Some of Norwich Castle's collection showing the social history of dress inspired by Diana, Princess of Wales in the 1980s. A sweatshirt from 1981, the year Diana married Prince Charles. Picture: DENISE BRADLEYSome of Norwich Castle's collection showing the social history of dress inspired by Diana, Princess of Wales in the 1980s. A sweatshirt from 1981, the year Diana married Prince Charles. Picture: DENISE BRADLEY

Your 80s fashion memories...

“I was accused of being Deidre Barlow’s doppelganger” Lynne Mortimer, writer EADT

Some of Norwich Castle's collection showing the social history of dress inspired by Diana, Princess of Wales in the 1980s. A pie frill from 1890s to 1910, which decorated pies, and where the high 'pie frill' collar which Diana wore originated. Picture: DENISE BRADLEYSome of Norwich Castle's collection showing the social history of dress inspired by Diana, Princess of Wales in the 1980s. A pie frill from 1890s to 1910, which decorated pies, and where the high 'pie frill' collar which Diana wore originated. Picture: DENISE BRADLEY

It was in 1987 that I failed my driving test − a deep embarrassment witnessed by the entire readership of the Ipswich Evening Star. I was 32 and often accused of being Deidre Barlow’s doppelganger. I often wondered if I should have sent my details to the Coronation Street producers in case they ever needed a body double. As you can see, I was all glasses and hair. There really wasn’t much else to my face except those enormous spectacle frames and the tendrils of a curly perm. No one thought it was strange at the time but, looking back, I can’t believe I thought that was any sort of fashionable. I am just glad that no picture exists of me in the kingfisher blue, crepe jumpsuit with the diamante detail and huge shoulder pads (I looked like a high-camp American football player) or indeed of me in the stretchy, pink, leopard-print dress that used to create static and stick to my thighs when I wore sheer tights. It truly was the decade fashion forgot... If only I could forget it.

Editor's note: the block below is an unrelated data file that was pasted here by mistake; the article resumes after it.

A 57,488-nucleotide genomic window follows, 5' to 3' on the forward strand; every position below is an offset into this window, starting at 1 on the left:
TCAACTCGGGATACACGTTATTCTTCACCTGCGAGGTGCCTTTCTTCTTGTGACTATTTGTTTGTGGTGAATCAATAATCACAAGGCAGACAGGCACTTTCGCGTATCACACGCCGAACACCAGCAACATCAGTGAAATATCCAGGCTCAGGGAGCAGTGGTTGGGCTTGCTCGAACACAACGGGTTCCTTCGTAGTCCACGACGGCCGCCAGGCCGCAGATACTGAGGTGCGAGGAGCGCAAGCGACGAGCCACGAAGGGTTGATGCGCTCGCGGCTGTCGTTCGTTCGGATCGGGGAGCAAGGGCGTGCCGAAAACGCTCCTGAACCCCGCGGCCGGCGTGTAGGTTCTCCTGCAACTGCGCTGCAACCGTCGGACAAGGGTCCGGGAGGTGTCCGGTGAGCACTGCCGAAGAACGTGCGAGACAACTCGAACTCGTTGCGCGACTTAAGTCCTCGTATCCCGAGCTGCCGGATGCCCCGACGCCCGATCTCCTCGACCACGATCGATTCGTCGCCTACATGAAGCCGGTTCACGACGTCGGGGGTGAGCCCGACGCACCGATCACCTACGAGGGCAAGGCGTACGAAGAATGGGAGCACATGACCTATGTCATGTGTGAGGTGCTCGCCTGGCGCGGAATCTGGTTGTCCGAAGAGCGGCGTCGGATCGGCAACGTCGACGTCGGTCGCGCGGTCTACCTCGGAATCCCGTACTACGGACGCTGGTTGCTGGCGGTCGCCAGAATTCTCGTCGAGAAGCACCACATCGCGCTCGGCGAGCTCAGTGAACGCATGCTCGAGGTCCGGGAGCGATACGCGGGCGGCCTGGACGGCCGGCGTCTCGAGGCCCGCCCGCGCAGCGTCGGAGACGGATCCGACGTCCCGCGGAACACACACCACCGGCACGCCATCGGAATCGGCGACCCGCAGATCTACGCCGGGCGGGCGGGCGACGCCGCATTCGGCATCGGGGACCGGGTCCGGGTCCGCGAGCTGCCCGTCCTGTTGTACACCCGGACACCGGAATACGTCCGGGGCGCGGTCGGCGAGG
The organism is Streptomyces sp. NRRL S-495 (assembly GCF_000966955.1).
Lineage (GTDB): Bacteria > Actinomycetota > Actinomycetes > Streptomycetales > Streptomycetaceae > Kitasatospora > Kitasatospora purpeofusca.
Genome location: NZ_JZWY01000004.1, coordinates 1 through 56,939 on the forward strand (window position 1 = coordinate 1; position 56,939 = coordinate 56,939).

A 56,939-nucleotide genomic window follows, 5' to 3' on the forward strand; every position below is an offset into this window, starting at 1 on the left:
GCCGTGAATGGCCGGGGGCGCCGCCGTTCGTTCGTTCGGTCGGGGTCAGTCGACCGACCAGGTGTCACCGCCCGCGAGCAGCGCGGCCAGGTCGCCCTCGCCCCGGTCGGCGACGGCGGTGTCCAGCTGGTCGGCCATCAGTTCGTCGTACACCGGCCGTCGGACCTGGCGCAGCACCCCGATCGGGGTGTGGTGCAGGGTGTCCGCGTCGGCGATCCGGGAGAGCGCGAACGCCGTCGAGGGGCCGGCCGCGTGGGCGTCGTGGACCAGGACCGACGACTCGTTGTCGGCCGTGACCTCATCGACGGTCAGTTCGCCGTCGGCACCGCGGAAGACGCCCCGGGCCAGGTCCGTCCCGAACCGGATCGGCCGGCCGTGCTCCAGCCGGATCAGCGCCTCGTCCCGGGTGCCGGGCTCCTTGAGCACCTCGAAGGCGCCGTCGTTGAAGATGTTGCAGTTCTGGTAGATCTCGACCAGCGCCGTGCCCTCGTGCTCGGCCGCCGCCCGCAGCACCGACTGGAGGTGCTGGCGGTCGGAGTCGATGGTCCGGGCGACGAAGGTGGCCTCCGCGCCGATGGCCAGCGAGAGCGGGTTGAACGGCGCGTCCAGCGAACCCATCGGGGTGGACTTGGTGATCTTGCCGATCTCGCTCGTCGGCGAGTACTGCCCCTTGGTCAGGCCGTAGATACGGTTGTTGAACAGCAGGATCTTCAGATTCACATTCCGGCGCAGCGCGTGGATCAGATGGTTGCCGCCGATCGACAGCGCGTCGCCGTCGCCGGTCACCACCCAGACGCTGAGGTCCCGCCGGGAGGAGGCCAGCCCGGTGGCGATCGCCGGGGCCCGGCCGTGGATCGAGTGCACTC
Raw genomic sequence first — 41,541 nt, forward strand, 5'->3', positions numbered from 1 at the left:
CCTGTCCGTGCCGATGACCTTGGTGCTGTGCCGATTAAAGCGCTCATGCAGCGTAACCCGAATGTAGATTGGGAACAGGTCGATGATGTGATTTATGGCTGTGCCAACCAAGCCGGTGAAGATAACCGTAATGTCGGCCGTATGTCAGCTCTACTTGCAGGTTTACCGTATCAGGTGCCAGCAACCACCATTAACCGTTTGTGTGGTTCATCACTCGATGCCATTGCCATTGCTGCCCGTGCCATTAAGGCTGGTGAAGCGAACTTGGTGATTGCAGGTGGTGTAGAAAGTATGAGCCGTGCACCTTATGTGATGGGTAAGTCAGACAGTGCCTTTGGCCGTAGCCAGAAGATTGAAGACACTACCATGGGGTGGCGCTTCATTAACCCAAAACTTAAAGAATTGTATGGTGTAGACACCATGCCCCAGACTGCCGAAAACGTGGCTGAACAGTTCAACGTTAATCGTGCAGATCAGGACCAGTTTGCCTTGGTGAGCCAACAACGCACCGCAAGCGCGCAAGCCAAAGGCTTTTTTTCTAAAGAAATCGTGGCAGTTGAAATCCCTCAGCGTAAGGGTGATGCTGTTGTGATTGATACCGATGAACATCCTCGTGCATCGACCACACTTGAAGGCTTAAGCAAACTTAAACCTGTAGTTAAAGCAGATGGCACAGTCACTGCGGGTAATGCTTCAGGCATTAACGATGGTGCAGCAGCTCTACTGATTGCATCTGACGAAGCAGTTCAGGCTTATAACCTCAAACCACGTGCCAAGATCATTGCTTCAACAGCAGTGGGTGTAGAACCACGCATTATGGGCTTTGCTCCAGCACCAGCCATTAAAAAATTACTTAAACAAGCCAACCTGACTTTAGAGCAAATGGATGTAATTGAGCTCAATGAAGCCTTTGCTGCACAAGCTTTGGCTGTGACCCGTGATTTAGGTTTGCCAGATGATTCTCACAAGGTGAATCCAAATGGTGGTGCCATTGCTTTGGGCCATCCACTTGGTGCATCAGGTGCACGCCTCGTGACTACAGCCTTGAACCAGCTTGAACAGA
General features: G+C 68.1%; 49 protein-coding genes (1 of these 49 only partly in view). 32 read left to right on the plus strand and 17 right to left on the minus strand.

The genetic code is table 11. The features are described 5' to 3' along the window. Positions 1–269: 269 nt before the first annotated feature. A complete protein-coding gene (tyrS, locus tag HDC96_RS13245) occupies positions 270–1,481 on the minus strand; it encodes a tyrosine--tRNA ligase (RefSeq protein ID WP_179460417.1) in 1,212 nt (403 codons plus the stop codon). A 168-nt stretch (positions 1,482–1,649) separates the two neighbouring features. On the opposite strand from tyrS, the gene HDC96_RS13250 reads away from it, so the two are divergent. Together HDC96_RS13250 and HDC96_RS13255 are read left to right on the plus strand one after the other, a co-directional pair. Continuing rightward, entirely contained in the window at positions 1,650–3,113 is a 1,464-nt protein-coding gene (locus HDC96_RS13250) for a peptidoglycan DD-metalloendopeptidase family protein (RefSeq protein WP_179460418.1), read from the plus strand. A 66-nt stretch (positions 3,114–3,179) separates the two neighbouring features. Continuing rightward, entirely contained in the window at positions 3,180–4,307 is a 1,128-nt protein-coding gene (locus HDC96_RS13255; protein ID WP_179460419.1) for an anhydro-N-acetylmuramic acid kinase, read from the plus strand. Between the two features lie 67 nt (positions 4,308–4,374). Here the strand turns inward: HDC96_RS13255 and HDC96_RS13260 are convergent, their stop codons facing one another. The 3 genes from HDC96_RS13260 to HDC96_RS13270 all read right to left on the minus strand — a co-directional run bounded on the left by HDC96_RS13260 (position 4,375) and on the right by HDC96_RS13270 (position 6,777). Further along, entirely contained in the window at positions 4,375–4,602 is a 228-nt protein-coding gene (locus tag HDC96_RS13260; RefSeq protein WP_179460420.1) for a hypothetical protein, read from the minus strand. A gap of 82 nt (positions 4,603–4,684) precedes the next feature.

“The era of the new romantic” Jill Roberson, Norfolk

I remember wearing a pair of velvety cord knickerbockers and a white full sleeved frilly fronted blouse from Lady at Lord John, definitely a new romantic.

Some of Norwich Castle's collection showing the social history of dress inspired by Diana, Princess of Wales in the 1980s. An example of the 'pie frill' collar on a Yves St Laurent blouse from the 1980s. Picture: DENISE BRADLEYSome of Norwich Castle's collection showing the social history of dress inspired by Diana, Princess of Wales in the 1980s. An example of the 'pie frill' collar on a Yves St Laurent blouse from the 1980s. Picture: DENISE BRADLEY

“Shameless white stilettos and huge shoulder pads” Amanda Millins, Norwich

I had a sleeveless white jump suit with the trouser part cropped to below the knee and a red belt which dropped to a v shape at the front. I wore it with shameless white stilettos too and it had huge shoulder pads in for that all important star trek effect. -

Some of Norwich Castle's collection showing the social history of dress inspired by Diana, Princess of Wales in the 1980s. An example of the 'pie frill' collar on an Edwardian influenced Laura Ashley blouse, which was worn with a small cameo. Picture: DENISE BRADLEYSome of Norwich Castle's collection showing the social history of dress inspired by Diana, Princess of Wales in the 1980s. An example of the 'pie frill' collar on an Edwardian influenced Laura Ashley blouse, which was worn with a small cameo. Picture: DENISE BRADLEY

“The decade that style forgot” Steven Downes, Eastern Daily Press

It was the decade that style forgot. Leg warmers, luminous clothes, deely-boppers, white socks, stone-washed jeans, shell suits, golf shoes (when not playing golf), puffball skirts, batwing jumpers, curtain haircuts, perms, mullets with perm at the back.

“Lots of leg warmers” Trena Elsey, Ipswich